Evaluating hindlimb lameness in juvenile dogs
Part 1 in this series discussed the common causes of forelimb lameness in juvenile dogs. Here I focus on the most common differential diagnoses for hindlimb lameness.
The clinical signs of tarsal OCD include lameness, joint effusion, medial thickening, crepitus, hyperextension with decreased flexion of the tarsocrural joint and pain on palpation.
Treatment includes débridement of the free osteochondral fragment and underlying subchondral bone via an open arthrotomy. The joint space of the talocrural joint is generally too small even in large dogs to allow arthroscopic treatment.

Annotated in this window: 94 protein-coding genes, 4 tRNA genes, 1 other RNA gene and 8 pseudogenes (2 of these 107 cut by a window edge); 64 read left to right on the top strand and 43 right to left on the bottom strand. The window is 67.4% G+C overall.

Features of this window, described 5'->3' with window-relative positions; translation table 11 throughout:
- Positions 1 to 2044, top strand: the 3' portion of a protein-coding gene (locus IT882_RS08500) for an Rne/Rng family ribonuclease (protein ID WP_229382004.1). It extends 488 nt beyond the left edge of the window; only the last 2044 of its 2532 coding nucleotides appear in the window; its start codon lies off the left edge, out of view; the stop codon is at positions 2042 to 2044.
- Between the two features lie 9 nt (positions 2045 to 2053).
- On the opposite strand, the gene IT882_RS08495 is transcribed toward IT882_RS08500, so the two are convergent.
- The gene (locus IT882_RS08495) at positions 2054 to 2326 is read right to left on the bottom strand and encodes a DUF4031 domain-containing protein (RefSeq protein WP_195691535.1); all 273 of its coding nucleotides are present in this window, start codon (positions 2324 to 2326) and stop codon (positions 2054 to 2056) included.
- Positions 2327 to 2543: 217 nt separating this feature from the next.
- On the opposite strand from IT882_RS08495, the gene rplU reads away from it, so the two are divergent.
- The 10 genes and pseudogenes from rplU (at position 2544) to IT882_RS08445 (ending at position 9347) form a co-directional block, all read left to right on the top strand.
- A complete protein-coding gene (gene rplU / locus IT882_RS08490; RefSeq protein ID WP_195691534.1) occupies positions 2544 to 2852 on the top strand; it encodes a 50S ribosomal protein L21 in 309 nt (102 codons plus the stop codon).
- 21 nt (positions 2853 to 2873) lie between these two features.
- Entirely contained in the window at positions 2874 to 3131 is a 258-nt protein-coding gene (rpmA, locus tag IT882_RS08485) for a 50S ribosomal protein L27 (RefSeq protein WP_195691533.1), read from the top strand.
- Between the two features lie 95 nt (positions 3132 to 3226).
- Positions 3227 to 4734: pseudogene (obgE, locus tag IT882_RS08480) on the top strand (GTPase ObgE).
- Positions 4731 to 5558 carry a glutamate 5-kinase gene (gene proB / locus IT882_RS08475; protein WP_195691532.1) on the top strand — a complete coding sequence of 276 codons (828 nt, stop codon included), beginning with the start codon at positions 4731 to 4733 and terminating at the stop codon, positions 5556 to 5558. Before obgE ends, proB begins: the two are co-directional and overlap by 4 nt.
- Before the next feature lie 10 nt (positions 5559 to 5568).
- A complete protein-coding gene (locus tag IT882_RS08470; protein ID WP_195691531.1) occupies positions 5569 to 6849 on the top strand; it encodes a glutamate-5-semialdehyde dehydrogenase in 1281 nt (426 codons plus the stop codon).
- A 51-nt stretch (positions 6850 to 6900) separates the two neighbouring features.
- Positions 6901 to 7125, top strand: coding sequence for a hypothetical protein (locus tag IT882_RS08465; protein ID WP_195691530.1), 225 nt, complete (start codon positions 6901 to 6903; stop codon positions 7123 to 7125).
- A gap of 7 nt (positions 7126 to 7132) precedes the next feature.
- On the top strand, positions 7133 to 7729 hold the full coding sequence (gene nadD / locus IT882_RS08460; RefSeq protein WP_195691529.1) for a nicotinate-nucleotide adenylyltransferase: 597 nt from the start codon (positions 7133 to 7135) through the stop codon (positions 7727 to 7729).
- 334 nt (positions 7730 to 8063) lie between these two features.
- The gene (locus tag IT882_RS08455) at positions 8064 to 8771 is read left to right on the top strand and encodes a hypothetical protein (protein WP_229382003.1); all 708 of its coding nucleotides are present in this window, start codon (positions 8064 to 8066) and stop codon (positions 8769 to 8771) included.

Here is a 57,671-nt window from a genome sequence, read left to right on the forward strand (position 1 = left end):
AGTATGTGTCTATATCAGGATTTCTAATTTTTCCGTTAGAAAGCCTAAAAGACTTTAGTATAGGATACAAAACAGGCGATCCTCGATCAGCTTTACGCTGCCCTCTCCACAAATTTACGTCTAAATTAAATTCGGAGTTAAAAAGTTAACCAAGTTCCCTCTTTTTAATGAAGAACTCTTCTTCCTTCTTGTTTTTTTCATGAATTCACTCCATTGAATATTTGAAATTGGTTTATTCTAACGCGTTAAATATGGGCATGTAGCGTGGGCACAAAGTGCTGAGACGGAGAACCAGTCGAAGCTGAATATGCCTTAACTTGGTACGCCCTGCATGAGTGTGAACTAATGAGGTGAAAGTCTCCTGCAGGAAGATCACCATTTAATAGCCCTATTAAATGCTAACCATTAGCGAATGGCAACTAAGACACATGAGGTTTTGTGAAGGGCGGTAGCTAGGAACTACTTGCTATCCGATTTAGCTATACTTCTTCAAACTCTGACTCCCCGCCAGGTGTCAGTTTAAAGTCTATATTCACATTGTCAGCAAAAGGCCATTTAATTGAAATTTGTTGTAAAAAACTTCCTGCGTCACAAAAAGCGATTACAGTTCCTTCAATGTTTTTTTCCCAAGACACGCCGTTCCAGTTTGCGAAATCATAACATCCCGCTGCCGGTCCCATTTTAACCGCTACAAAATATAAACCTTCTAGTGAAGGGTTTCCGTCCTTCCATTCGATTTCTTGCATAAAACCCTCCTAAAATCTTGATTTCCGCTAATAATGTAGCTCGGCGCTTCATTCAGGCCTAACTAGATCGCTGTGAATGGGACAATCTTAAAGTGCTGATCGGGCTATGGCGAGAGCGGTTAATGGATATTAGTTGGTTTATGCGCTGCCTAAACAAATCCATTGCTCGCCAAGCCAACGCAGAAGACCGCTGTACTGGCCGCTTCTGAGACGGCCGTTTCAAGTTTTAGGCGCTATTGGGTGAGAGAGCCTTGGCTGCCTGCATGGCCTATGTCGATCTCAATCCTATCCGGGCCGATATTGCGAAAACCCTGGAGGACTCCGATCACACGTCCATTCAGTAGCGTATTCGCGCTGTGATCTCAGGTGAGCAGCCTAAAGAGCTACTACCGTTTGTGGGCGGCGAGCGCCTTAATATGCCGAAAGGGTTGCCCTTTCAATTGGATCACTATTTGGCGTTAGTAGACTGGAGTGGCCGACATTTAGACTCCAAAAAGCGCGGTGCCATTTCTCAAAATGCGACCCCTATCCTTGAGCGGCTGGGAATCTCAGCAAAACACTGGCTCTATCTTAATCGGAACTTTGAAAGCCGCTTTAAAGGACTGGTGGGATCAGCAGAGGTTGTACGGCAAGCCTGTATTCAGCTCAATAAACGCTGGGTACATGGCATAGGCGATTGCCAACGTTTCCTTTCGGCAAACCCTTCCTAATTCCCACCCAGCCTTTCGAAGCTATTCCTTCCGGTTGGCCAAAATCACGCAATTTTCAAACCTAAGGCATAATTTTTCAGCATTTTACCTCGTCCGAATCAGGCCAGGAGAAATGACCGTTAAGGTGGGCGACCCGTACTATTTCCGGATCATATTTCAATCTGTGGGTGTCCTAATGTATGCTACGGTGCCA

OCD can also affect the stifle joint, with radiographic changes noted as a flattening or divot on the medial aspect of the lateral femoral condyle (Photo 2). (Caution: Don't confuse the fossa of the long digital extensor tendon for an OCD lesion.) Often, disruption of the patellar fat pad by effusion is also noted.
Stifle OCD results in lameness, a crouched stance, muscle atrophy, joint effusion, discomfort and, sometimes, an audible click with range of motion. These stifles are stable.
Treatment is the same as noted previously for OCD. After surgical treatment, dogs will improve clinically; however, they will have arthritic changes over time.